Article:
The contrast between the breakthrough in Germany and the one in France was as distinct as night and day. In France the population had greeted us wildly, but here in Germany the ruins of what had been towns and villages were all that bid us welcome. But there remained the weary, bedraggled slave labores, who had managed to stay behind when their German masters fled. They tried to greet us cheerfully, but for the most part were too exhausted to do more than wave pitifully and smile their thanksgiving.

The sight of these victims of aggression gave us all a deep feeling of revulsion towards the perpetrators of these atrocities. It was hard to realize that we were really witnessing results of "Nazi Culture".

Our first day's march carried us from the Rhine to the Ems-Canal, where we were to assemble preparatory to moving over the canal  towards Munster and Hannover. Unfortunately we found our assembly area still in enemy hands and we were forced to fight our way into it, a routine which was by this time not new to us. The fight over, we were ready to move out and exploit the breakthrough.

To the Weser

On the morning of April 1st, the battalion: in support of Combat Command R began its drive to the Weser River. Crossing the treadway bridge built the night before over the Dortmund-Ems Canal near Senden, in typical breakthrough "rat race" fashion, we raced 40 miles before dark. Off again the next morning we crossed the Ems Canal, and swung east towards the Weser. We were confronted by armed roadblocks manned with bazookamen which halted the column' periodically, but the enemy was disorganized;by the speed of our  advance and his futile efforts failed miserably  to slow our drive. The large city of Herford lay ahead of the command, and at its outskirts we ran into anti-tank guns. We went into position and our guns broke their silence of several clays, and succeeded in neutralizing the enemy pieces. All night long we fired heavy concentrations into the city, started fires, and led the  Germans to believe the city was to be entered in the morning. Instead, we split up into two columns, encircled the city, isolating it and  moved on towards the river hoping by some  lucky chance to catch some bridge intact. Suddenly high velocity fire began landing between the columns. The German artillery firing on  us was detected by our forward observers--  10 88's. The battalion began firing at once, pounding the positions with everything we had. We began using time fire and our tankers moved in buttoned up, followed by the infantry. The net result was the destruction or capture of ten 88's, and the death or surrender of all the personnel. It was the perfect illustration of teamwork and the effectiveness of our artillery support. On we raced then to the river, only to have a bridge blown up in our faces as we approached. Our cub reported a bridge near Rinteln still intact; therefore the command dispatched a party to attempt negotiation for the surrender of the town and the bridge.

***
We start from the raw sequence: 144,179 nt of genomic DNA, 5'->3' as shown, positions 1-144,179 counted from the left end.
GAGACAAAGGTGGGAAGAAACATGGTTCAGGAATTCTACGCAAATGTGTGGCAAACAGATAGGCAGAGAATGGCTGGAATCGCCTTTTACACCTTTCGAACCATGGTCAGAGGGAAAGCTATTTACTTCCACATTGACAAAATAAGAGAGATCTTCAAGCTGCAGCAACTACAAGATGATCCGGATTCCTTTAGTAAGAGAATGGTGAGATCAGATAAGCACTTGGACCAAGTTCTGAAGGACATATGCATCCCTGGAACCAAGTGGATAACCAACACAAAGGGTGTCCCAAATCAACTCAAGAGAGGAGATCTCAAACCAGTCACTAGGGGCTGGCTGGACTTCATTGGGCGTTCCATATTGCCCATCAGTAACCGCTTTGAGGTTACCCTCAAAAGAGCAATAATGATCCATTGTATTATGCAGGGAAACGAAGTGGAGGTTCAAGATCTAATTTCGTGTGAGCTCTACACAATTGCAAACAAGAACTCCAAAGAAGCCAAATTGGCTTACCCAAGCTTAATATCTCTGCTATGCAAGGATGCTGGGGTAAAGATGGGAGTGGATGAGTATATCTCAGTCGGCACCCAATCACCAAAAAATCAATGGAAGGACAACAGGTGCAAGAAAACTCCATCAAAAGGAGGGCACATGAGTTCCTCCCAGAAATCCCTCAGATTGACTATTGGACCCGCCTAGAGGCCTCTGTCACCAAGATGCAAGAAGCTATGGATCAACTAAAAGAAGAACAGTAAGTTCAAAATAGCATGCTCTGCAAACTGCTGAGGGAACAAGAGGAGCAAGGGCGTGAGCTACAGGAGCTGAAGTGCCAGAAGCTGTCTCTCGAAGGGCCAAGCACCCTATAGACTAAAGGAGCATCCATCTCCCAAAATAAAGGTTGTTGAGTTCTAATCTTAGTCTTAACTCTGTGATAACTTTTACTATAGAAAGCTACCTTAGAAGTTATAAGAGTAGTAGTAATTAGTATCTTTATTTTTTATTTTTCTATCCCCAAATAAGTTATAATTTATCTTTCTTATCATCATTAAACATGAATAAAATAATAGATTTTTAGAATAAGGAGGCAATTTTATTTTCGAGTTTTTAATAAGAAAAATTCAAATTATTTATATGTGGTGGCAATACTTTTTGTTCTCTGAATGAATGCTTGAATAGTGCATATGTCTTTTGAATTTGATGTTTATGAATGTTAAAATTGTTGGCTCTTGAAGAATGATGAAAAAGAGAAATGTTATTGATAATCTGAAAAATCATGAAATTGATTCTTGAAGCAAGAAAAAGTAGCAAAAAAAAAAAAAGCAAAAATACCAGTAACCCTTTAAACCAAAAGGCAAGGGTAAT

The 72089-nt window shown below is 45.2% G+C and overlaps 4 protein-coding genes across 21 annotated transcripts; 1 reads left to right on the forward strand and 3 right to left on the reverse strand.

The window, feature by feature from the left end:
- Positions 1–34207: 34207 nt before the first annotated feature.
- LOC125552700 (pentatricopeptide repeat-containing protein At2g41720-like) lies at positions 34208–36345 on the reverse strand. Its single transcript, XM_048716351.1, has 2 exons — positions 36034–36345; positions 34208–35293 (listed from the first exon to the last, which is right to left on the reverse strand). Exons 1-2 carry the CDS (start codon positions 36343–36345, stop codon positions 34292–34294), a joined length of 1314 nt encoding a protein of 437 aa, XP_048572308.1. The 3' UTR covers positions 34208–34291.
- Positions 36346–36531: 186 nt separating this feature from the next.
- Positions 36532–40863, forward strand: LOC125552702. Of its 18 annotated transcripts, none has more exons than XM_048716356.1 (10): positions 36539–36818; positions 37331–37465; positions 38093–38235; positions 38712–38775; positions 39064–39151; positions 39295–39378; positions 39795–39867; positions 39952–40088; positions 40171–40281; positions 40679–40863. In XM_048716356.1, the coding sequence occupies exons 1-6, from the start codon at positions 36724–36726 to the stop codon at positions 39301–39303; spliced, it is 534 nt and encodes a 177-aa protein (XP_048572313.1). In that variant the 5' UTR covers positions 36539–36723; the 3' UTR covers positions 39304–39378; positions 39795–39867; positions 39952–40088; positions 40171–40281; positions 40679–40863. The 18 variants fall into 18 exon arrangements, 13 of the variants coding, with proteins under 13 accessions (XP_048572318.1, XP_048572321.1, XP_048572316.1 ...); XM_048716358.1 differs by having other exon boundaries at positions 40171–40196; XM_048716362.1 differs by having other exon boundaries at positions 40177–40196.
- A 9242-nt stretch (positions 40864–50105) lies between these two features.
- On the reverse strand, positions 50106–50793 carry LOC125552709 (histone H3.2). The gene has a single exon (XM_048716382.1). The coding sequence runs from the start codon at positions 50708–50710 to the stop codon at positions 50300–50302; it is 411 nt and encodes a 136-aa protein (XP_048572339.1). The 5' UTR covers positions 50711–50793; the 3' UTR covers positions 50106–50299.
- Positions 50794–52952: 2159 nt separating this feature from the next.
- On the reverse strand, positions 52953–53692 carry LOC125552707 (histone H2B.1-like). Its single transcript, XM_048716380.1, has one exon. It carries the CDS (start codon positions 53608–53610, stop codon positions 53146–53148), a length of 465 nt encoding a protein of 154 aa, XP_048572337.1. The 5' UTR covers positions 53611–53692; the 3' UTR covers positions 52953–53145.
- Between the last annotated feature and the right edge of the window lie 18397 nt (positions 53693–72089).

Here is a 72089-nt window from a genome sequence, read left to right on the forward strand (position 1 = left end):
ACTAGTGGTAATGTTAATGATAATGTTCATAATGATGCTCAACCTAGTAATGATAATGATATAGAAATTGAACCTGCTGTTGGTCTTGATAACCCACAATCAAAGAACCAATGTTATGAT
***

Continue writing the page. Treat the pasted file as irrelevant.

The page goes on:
Unfortunately, before the talks could be completed the bridge was blown by order of the German High Command with our envoys still behind their lines. When the enemy refused to return our party an ultimatum was delivered to the effect that unless they were released by 10 O'clock the next morning we would destroy the town completely. A half hour before the deadline we fired several "persuader" concentrations a few thousand yards away and they proved effective. Our envoys were returned on time. We had reached the Weser, but the bridges had been blown.

To the Elbe

On the afternoon of April 8th we crossed the Weser at the Pied Piper's famous town of Hameln. We were reenforced by the 695th Armored Field Artillery Battalion who stayed  with us to the Elbe. Just before dark the  column encountered some 500 SS troops near Springe. Together with the Air Corps we leveled the town. Thoroughly demoralized, the enemy gave up by the hundreds, completely dazed by the deadly accuracy of our fire. We continued on through the night, halting within  range of Hannover and the next morning took off again to isolate that famous city. All went well until all hell broke loose near Rethen when Hannover's thick defensive ring of flak guns opened up on us from all directions. Traversing our guns almost 300 degrees, we fired one thousand rounds in three hours, destroying or neutralizing up to ten batteries, with our Recon troops acting as emergency forward observers. The enemy fire caused us  only slight casualties despite direct hits on our CP, and some of our armored vehicles. We then joined our southern column and headed for Peine and the Autobahn with our mission  to cut off Hannover with a greater arc. This we accomplished so rapidly that we caught several tanks and truckloads of infantry totally by surprise. Peine surrendered and the next morning we were off again, the Elbe River objective now appearing more and more attainable. Time and again we pulled off the road, softened up the town ahead with fire, and then moved on. Gifhorn was the next to fall and here we split up into two task forces one supported by us: the other by our sister unit, the 695th Field Artillery. Our column headed due east liberating thousands of inmates of a concentration camp. Who can forget those men in the striped prison uniforms trying to smile at us, but too weak and emaciated to do so.